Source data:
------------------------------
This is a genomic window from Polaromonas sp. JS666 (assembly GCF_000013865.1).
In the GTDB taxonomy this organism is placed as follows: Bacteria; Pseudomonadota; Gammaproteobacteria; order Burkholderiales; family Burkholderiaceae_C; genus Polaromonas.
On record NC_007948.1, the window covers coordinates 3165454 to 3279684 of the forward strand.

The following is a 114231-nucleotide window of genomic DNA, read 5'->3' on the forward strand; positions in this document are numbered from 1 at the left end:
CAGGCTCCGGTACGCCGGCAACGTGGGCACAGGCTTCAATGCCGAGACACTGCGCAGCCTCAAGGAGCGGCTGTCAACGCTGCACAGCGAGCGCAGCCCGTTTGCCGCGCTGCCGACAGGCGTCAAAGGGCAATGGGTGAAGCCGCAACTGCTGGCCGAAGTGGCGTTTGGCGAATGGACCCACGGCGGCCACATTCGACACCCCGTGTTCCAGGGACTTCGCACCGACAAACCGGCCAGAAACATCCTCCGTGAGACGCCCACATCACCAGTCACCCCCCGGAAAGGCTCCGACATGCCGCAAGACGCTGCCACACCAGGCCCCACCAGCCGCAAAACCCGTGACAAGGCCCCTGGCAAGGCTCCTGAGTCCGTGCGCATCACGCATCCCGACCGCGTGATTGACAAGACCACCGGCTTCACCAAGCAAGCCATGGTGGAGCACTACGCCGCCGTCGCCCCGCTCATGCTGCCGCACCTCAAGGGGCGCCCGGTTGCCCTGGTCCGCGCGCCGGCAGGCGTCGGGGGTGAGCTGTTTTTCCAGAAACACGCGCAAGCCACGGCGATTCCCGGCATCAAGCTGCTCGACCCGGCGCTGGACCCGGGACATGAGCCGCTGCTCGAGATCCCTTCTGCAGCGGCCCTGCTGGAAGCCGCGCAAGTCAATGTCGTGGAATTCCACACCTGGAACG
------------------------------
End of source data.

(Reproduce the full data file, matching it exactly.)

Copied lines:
This is a genomic window from Polaromonas sp. JS666 (assembly GCF_000013865.1).
In the GTDB taxonomy this organism is placed as follows: Bacteria; Pseudomonadota; Gammaproteobacteria; order Burkholderiales; family Burkholderiaceae_C; genus Polaromonas.
On record NC_007948.1, the window covers coordinates 3165454 to 3279684 of the forward strand.

The following is a 114231-nucleotide window of genomic DNA, read 5'->3' on the forward strand; positions in this document are numbered from 1 at the left end:
CAGGCTCCGGTACGCCGGCAACGTGGGCACAGGCTTCAATGCCGAGACACTGCGCAGCCTCAAGGAGCGGCTGTCAACGCTGCACAGCGAGCGCAGCCCGTTTGCCGCGCTGCCGACAGGCGTCAAAGGGCAATGGGTGAAGCCGCAACTGCTGGCCGAAGTGGCGTTTGGCGAATGGACCCACGGCGGCCACATTCGACACCCCGTGTTCCAGGGACTTCGCACCGACAAACCGGCCAGAAACATCCTCCGTGAGACGCCCACATCACCAGTCACCCCCCGGAAAGGCTCCGACATGCCGCAAGACGCTGCCACACCAGGCCCCACCAGCCGCAAAACCCGTGACAAGGCCCCTGGCAAGGCTCCTGAGTCCGTGCGCATCACGCATCCCGACCGCGTGATTGACAAGACCACCGGCTTCACCAAGCAAGCCATGGTGGAGCACTACGCCGCCGTCGCCCCGCTCATGCTGCCGCACCTCAAGGGGCGCCCGGTTGCCCTGGTCCGCGCGCCGGCAGGCGTCGGGGGTGAGCTGTTTTTCCAGAAACACGCGCAAGCCACGGCGATTCCCGGCATCAAGCTGCTCGACCCGGCGCTGGACCCGGGACATGAGCCGCTGCTCGAGATCCCTTCTGCAGCGGCCCTGCTGGAAGCCGCGCAAGTCAATGTCGTGGAATTCCACACCTGGAACG